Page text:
Tropical latitudes of the eastern Pacific Ocean
Nest on rocky shores; feed in coastal to open ocean (pelagic) waters
Active (diving) predator
Order Pelecaniformes (pelicans, boobies, and relatives), Family Sulidae (boobies)
Like all boobies, the blue-footed booby gets all of its food from marine sources. This species’ preferred prey includes anchovies, sardines, and other small, pelagic fishes and perhaps the occasional squid. These prey species thrive in cold, highly productive areas where deep water upwells to the surface, so blue-footed boobies tend to be associated with those areas as well. Throughout this bird’s range (the tropical eastern Pacific Ocean), primary upwelling zones include the Midriff Islands in the Gulf of California, Mexico; the Galapagos Islands; and the coast of Peru. Blue-footed boobies feed by diving into surface waters at high speeds and chasing their prey underwater. This behavior is often done in groups, where squadrons of boobies attack large groups of schooling fish.
As in all seabirds, blue-footed boobies nest on land, typically on small islands near their preferred feeding grounds. Blue-footed boobies are known for their courtship behaviors, where males dance very specific movements to attract females. Once a female selects a male, the pair remains monogamous for at least that breeding season. After mating, clutches of two to three eggs are laid directly on the ground, and both parents take turns incubating the eggs. Several breeding pairs nest together, forming very large breeding colonies. After hatching, both parents continue to care for the chicks, so they must make daily feeding trips during that time. This likely contributes to the nesting sites being close to feeding areas. The first chick to emerge gets most of the parents’ attention and is often the only chick to survive.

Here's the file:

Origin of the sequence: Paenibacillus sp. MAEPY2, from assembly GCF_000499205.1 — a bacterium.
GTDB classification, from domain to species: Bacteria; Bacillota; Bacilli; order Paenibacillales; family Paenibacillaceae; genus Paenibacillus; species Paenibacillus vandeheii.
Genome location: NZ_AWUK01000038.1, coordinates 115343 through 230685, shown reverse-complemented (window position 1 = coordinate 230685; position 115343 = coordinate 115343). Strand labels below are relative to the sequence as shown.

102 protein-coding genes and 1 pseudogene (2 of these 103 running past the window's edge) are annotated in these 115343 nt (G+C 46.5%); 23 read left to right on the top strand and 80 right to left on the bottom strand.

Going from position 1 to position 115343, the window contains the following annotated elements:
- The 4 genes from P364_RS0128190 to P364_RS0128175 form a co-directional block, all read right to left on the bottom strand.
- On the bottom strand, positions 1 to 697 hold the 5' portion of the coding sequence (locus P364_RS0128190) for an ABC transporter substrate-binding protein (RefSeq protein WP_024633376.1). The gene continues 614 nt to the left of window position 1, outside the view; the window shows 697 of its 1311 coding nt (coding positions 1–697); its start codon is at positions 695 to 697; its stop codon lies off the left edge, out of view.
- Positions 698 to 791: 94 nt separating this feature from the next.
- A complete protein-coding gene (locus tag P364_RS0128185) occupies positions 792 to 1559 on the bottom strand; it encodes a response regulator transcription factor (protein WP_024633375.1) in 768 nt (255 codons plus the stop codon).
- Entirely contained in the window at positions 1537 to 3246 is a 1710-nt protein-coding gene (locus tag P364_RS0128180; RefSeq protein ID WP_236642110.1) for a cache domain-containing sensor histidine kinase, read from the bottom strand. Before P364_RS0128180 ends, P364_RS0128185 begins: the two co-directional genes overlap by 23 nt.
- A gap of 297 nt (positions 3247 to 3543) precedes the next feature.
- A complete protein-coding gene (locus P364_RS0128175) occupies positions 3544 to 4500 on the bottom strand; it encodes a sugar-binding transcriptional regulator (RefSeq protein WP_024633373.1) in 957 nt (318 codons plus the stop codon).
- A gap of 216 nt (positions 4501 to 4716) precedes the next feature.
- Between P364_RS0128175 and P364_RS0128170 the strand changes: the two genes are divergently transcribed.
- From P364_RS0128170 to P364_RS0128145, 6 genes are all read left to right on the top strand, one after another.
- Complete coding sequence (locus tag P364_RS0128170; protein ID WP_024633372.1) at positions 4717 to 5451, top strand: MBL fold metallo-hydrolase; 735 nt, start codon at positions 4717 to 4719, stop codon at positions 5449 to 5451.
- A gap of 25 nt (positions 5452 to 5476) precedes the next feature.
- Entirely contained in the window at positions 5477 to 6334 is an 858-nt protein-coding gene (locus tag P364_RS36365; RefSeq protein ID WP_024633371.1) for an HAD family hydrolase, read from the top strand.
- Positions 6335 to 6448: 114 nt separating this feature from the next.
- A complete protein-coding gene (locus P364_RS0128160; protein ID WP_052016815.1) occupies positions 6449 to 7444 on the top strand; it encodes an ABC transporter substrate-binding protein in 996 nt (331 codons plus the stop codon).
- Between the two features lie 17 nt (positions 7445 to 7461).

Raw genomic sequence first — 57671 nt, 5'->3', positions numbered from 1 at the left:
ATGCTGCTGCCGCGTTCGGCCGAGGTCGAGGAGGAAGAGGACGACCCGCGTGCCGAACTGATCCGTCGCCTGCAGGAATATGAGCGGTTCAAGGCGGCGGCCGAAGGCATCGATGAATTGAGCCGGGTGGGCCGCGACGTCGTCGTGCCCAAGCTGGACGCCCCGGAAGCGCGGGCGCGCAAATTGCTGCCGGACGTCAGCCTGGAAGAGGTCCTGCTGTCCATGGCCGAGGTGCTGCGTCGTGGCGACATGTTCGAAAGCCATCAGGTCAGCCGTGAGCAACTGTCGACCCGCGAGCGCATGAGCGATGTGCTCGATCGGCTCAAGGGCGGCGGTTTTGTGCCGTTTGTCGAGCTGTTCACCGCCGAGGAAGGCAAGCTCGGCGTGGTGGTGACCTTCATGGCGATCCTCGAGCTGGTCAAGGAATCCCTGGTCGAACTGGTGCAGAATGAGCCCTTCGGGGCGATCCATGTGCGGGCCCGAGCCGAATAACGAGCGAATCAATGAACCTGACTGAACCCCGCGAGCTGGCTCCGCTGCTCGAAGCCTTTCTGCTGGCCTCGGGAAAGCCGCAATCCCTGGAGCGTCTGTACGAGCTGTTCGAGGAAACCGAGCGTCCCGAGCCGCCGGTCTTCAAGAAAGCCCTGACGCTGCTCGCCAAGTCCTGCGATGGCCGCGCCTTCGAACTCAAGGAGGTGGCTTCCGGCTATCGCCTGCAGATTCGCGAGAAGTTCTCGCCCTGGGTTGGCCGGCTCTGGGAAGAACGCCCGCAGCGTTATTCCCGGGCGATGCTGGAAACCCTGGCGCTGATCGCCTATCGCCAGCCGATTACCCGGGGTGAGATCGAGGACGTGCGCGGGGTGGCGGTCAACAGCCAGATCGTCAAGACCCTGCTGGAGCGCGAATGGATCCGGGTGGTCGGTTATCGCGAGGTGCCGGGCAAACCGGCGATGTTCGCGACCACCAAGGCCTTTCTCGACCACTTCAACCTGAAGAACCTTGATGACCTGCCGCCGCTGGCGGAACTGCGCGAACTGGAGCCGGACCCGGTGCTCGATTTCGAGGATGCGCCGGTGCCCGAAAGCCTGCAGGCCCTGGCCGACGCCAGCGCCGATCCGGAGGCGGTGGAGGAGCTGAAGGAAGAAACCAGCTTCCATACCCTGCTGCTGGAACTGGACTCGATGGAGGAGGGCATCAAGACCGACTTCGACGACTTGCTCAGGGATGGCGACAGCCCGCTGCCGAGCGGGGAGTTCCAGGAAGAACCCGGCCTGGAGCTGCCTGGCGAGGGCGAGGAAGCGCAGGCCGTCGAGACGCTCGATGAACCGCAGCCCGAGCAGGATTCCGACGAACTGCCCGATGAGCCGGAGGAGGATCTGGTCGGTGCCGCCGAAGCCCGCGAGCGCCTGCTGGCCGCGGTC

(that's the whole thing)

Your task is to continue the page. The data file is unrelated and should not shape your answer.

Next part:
Blue-footed boobies have no natural predators on land and few natural predators at sea. Furthermore, they are naturally quite curious. Therefore, they typically do not become alarmed if approached by people on land, and they often land on boats to explore people while at sea. Populations of blue-footed boobies are stable, and the species is generally considered a species of least concern. However, overfishing of their preferred prey species could potentially reduce population sizes in the future, and continued scientific study and monitoring of population trends will ensure that any negative changes will be discovered early and handled appropriately.
Engage Youth with Sailors for the Sea
Oceana joined forces with Sailors for the Sea, an ocean conservation organization dedicated to educating and engaging the world’s boating community. Sailors for the Sea developed the KELP (Kids Environmental Lesson Plans) program to create the next generation of ocean stewards. Click here or below to download hands-on marine science activities for kids.
SUPPORT OUR WORK TO PROTECT THE OCEANS BY GIVING TODAY
With the support of more than 1 million activists like you, we have already protected nearly 4 million square miles of ocean.
TAKE ACTION NOW
Support policy change for the oceans
Decision-makers need to hear from ocean lovers like you. Make your voice heard!
VISIT OUR ADOPTION CENTER
SYMBOLICALLY ADOPT AN ANIMAL TODAY
Visit our online store to see all the ocean animals you can symbolically adopt, either for yourself or as a gift for someone else.
DOWNLOAD OCEAN ACTIVITIES
HELP KIDS DISCOVER OUR BLUE PLANET
Our free KELP (Kids Environmental Lesson Plans) empower children to learn about and protect our oceans!